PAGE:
But doesn't this show an interest in worship more than science?
Jan De Bray, Self portrait with wife as Ulysses and Penelope, 1668
Huygens was also fascinated by the camera obscura, and Drebbel wrote about using it to project the images of various costumes onto people. Alpers then asserts that "By contrast, Dutch pictures avoid such a theatrical presentation in the interest of embracing the world described."
To make this argument, she refers to some contemporary Dutch portrait painting, like the above, where the subjects are shown in historic costume.
But this looks rather theatrical to me - even if it's not convincing as a scene from Homer.
Jan De Bray, self portrait with family as Anthony and Cleopatra, 1669
This is a curious - and rather awkward painting -- depicting the artist's deceased wife and children. But does it really reflect an interest in the camera obscura or "embracing the world described" ?
Again, the characters seem to be play acting a famous scene rather than seriously performing it.
Rembrandt,"The Jewish Bride", 1667
It is Rembrandt, unique in this way as in so many others, whose mysterious and probing portraits redeem the genre. A Rembrandt work of this type often poses the unanswerable question as to whether we have a portrait or a historical work before our eyes.
Rembrandt certainly feels profound next to De Bray -- but we're digressing even further, aren't we ?
Rembrandt,"Saskia as Flora", 1634
Rembrandt, Flora, 1650's
A comparison of his awkward [early] Saskia as Flora with the splendid [late] Hendrijcke as Flora suggests that even Rembrandt is not always successful in this.
Alpers continues to digress -- but who can blame her for showing and mentioning these paintings ? The Met's "Flora" is one of my favorite paintings of all time. I stared enraptured by it when I was 15 -- and still do so today.
And though I've never seen the earlier version in person -- yes, it does seem that in 1634 he was playing around with fabrics and costumes -- while in the 1650's he was being profoundly dramatic.
Rembrandt - self portrait as beggar,1630
Rembrandt, Self Portrait, 1658 (Frick)
If we follow Rembrandt from his early, etched self-portrait as the beggar seated on a mound, in which he dresses himself in rags, to the royal demeanor that he takes on in the Frick Self-Portrait, we are surely witnessing Drebbel's magic lantern rather than Huygens's world described"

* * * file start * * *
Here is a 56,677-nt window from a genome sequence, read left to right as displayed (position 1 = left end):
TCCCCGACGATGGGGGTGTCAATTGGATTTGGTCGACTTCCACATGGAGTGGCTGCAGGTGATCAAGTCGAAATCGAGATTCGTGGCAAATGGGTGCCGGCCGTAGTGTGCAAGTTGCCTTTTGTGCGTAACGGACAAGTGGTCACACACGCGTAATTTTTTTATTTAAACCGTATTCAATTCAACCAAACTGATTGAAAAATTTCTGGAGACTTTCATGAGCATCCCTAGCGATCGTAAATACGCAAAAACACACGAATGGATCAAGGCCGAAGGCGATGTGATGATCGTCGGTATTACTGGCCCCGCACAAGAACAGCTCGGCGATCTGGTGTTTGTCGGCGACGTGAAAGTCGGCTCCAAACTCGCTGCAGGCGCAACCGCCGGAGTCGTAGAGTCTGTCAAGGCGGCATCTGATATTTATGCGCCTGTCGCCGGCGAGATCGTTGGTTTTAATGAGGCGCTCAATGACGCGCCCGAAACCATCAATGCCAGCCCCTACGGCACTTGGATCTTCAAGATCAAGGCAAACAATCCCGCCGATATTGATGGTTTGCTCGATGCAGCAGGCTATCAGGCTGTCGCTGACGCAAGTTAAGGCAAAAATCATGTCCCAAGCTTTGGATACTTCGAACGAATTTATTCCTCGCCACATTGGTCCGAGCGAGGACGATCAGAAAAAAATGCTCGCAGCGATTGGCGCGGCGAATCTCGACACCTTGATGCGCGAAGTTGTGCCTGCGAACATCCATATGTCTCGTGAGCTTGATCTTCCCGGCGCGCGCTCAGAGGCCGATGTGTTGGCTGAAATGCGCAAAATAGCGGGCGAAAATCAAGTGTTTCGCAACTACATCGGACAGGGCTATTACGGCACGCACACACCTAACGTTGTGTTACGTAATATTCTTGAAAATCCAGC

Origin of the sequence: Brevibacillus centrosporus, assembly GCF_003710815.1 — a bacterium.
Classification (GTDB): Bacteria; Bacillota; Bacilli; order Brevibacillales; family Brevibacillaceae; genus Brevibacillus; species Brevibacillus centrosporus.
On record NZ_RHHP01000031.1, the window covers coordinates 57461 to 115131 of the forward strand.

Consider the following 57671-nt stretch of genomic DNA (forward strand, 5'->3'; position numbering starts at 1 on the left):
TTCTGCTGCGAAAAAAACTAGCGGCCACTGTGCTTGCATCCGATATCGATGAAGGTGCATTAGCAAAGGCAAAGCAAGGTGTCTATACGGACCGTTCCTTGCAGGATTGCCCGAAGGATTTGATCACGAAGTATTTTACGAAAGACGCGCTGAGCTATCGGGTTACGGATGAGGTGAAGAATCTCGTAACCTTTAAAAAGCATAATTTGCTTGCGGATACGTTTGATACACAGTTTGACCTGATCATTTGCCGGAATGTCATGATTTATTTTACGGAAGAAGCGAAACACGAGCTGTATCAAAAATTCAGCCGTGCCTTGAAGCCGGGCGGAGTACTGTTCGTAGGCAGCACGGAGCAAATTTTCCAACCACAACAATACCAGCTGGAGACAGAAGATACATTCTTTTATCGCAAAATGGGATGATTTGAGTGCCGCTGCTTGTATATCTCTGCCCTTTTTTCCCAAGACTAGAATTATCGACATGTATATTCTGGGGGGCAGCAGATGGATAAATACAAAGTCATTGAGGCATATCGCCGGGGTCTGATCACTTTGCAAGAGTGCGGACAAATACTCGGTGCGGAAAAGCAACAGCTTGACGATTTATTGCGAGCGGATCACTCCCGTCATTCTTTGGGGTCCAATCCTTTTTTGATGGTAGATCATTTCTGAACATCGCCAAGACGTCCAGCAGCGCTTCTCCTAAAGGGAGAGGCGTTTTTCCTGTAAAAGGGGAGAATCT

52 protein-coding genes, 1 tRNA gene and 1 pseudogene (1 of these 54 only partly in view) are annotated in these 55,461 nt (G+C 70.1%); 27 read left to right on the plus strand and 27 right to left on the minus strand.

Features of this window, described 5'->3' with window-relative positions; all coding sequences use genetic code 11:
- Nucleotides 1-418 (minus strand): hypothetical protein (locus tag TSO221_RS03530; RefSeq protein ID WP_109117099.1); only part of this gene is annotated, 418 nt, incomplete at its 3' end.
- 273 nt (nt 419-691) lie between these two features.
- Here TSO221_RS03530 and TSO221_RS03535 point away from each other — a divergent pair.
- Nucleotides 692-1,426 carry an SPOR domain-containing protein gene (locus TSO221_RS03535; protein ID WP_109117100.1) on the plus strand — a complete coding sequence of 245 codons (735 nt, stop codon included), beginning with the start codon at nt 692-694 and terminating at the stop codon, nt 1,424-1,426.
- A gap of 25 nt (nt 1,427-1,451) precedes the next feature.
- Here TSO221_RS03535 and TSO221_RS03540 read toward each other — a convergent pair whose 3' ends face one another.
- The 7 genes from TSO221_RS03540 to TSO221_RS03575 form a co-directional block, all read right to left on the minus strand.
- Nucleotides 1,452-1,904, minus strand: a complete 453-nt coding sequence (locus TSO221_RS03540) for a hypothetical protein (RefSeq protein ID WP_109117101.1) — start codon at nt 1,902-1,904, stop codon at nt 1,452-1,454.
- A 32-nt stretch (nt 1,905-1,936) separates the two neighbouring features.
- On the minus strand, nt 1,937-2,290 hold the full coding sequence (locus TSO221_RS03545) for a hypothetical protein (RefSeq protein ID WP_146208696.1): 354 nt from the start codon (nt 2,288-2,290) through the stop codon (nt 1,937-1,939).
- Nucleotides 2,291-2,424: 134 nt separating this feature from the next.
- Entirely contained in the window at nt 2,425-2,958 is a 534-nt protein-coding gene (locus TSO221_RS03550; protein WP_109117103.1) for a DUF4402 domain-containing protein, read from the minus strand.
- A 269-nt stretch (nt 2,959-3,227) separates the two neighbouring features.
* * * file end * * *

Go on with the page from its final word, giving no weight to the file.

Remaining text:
It's delightful to contemplate and compare these two images -- but Rembrandt was as much a beggar in 1630 as he was a king in 1658, so I don't see how one is any more play-acting than the other.
Paulus Potter, The Young Bull, 1647
More on topic is Alpers' discussion of the above painting.
The tiny steeple in the distance, and the tiny flies in the foreground, are examples of the relative sizes of great and small, a topic which Huygens raised in his discussion of microscopes and telescopes. When using these instruments to examine the universe, man is no longer the measure (as Alberti asserts in a quote provided), and apparently Huygens was excited by the open-ended world to be discovered.
There seems no better reason for that steeple in the background - but then, I don't sense a good reason for this painting as a whole - though I can see how a farmer might appreciate it. It might well win a ribbon at a state fair.
I had a friend in college who grew up on a dairy farm near Washington Court House, Ohio. He loved his cows, and I'm sure he would have liked this painting.
The painting seems to say "this is how my world looks" -- with no further discussion inspired or required. Now I understand Reynolds' complaint about Dutch painting - though I might apply it more selectively.
Mark Tansey, "Innocent Eye Test", 1981
BTW - Potter's painting reappeared 3 centuries later in this monumental monochrome canvas now hanging in the Met, where I saw it last June. Apparently it's reference to art theory and history has qualified it as important conceptual art. But visually, it feels just as aesthetically dead as the original - even if it's been painted for art critics instead of farmers.
Paul Potter, 1647
As it turns out, Potter painted another, much smaller depiction of a barnyard in the same year - and this one is in Chicago, so I got to see it.
I wouldn't call it a great painting... but it does have its charms.
Philips Koninck, Landscape with Hawking Party, date unknown
Alpers offers several other examples of this "characteristic feature" of Dutch painting.
Abraham Van Beyeren, Still Life with Silver Wine Jug, 1660-1666
The curious image of the artist is often reflected in miniature on the surface of a wine jug
Jan Van Eyck, Virgin and Child with Canon Van Der Paele (detail), 1436
Equating through juxtaposition of near and far, or small and large, had occupied northern painters since at least Jan Van Eyck. He had depicted himself in miniature reflected in his works
.. and had juxtaposed the hands of Chancellor Rolin against the towers of a distant town
Did artists in the north ever, one wonders, posit any fixed measure or proportion?
It is this question that forms the basis of the famous complaint against northern art attributed to Michelangelo. It is the final sentence of this passage that concerns us: